Now, what has all this drivel to do with taking a creative writing class? I don’t know. That was in answer to everyone who want to know how they can become writers. That was my advice how they can write everyday in order to practice enough and learn enough to become a writer. That’s what I do and that’s how I intend to continue practising to one day become an author.
Last week I mentioned having a really bad case of writer’s block. I had to have some piece of writing to take along to class on Monday and I was stumped. After I published my last post I got into bed and read some Neil Gaiman. Mr Gaiman’s writing has this strange effect on me: it makes me want to write. I have never encountered this with any other author, but as soon as I read something by him I have this terrible urge to start telling stories of my own. I thought that this would be a surefire way to break the block and start writing. But… nothing happened. I was as uninspired before reading as after. The only idea that I still had was for a fantasy-type novel, but as I can’t use that for class, I still needed a new one. (I’ll put that fantasy one on the back-burner for this year’s NaNoWriMo.) All week I worked through my Pinterest writing boards to no avail. I visited plot generators and writing prompt websites. Still nothing. By this time it was Saturday afternoon and I was strongly considering just using the fantasy idea and take the chance of lower marks. (I can understand why it is discouraged. It is very hard to write original fantasy. The entire genre is built on clichés and tropes.)
Sunday came and I was about to get really desperate. Then I started thinking back on my past holiday. I remember seeing the most beautiful house that I have ever seen. I took a picture of it and I decided that I would one day write a story for it. Suddenly I thought, “Why one day? Why not now?” So I had a location but I didn’t have a plot, except for a vague idea that this time I would like to explore the relationship between two female friends. That’s not something that I’ve ever written on. I started considering options. By the time I had a vague outline of plot in my head, I realised that this is an extremely personal story. I’ve always shied away from anything recognisably personal in my stories. I quailed at the idea of reading this to my class until I realised that no one would ever know it is personal unless I say it. It is really just another story, because I am just a story.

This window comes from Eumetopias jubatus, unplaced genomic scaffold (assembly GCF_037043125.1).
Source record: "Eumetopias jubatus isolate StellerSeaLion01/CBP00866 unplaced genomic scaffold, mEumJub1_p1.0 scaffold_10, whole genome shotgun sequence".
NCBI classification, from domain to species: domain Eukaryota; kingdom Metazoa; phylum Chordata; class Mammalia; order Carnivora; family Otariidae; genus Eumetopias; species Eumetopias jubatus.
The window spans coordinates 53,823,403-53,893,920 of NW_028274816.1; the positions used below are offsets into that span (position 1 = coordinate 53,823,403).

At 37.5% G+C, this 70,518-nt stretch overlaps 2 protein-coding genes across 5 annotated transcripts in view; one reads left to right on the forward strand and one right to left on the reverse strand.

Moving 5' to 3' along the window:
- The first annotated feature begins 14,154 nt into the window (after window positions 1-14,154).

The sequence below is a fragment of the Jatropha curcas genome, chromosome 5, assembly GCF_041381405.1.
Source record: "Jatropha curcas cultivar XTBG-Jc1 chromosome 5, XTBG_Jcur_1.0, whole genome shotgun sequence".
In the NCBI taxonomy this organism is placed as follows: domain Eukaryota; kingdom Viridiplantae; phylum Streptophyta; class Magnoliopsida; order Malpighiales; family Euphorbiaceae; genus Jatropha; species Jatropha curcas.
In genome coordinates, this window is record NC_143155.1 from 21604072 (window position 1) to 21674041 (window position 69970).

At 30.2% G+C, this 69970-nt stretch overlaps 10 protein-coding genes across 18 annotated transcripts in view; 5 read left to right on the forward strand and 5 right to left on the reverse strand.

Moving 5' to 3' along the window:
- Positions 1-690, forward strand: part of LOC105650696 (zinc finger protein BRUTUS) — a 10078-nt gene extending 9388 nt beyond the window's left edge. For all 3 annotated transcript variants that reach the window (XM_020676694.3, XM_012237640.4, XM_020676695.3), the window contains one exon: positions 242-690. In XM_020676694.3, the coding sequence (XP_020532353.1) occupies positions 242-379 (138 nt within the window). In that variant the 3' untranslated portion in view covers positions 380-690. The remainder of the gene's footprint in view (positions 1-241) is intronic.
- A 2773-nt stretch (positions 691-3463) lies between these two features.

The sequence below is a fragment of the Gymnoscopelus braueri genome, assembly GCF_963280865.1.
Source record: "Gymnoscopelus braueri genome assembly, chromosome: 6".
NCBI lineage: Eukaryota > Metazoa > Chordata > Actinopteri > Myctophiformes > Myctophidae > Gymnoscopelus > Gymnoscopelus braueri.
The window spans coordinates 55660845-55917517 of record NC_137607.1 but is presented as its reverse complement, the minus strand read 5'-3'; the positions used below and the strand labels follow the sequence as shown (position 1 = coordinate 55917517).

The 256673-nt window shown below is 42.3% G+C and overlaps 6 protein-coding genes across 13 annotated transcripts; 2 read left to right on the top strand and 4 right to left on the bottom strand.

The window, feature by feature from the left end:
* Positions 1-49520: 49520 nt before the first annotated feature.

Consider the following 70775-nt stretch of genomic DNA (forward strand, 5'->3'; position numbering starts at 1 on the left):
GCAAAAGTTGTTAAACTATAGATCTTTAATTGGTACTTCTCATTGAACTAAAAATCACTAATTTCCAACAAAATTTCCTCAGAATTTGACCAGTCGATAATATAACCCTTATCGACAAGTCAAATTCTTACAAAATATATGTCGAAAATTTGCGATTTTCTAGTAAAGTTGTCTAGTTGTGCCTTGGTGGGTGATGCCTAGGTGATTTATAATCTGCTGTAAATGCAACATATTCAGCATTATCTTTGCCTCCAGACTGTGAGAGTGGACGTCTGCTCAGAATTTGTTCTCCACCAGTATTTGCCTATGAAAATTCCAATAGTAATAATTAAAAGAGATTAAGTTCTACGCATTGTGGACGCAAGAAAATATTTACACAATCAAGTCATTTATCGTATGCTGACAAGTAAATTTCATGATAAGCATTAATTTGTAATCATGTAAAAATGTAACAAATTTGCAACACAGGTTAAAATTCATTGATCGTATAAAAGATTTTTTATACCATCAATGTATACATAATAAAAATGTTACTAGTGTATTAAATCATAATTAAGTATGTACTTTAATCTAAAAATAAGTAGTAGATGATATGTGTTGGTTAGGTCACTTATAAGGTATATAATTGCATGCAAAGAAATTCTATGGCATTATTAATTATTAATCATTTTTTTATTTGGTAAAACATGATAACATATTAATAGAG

It is not auto-biographical or even semi-autobiographical. But perhaps it is about a quarter autobiographical. I will not be sharing any of this story online as with my other stories because I suspect that it is not allowed. Maybe after exams, though. I can tell you that it’s a story about mental illness. Not about having it, because I wouldn’t venture writing about that, but about the impact it has on the people around the person who is affected. This will be a dark story, just like my previous one. The strange thing is, I was a paragraph into this serious and sensitive subject before I started with the half-humorous, half-obnoxious tone that I’ve noticed in all of my writing for a while now. I’m just going to go with that. If it wants to be written in that style so badly, I’ll oblige. I do not seem to be able to write in any other way. Maybe I’m just listening to Joss Whedon…
Now I have a location. I have some plot. Pantsing is not going to work for class. I will have to be more prepared than for NaNoWriMo. If I run out of ideas, I can’t just have someone stung by a random scorpion that fell from outer space. I will have to plan. No pressure. I signed up for mural.ly recently so that I can plan plot lines and mood boards. So far, it seems to be very effective for what I want it to do.
Also, if anyone wants to make use of the information on my Pinterest writing board, here it is. Of course, there is always a link to my profile in the sidebar. I also have another board devoted to inspirational pictures that I use for writing. Do you have Pinterest writing boards or other writing advice? Please, share it with me!
Here’s to happy writing, and remember:
This entry was posted on July 31, 2013 by Elana. It was filed under Meta-writing and was tagged with 750words, creative writing, how do i become a writer, inspiration, metawriting, motivation, nanowrimo, national novel writing month, writer, writer's block, writing.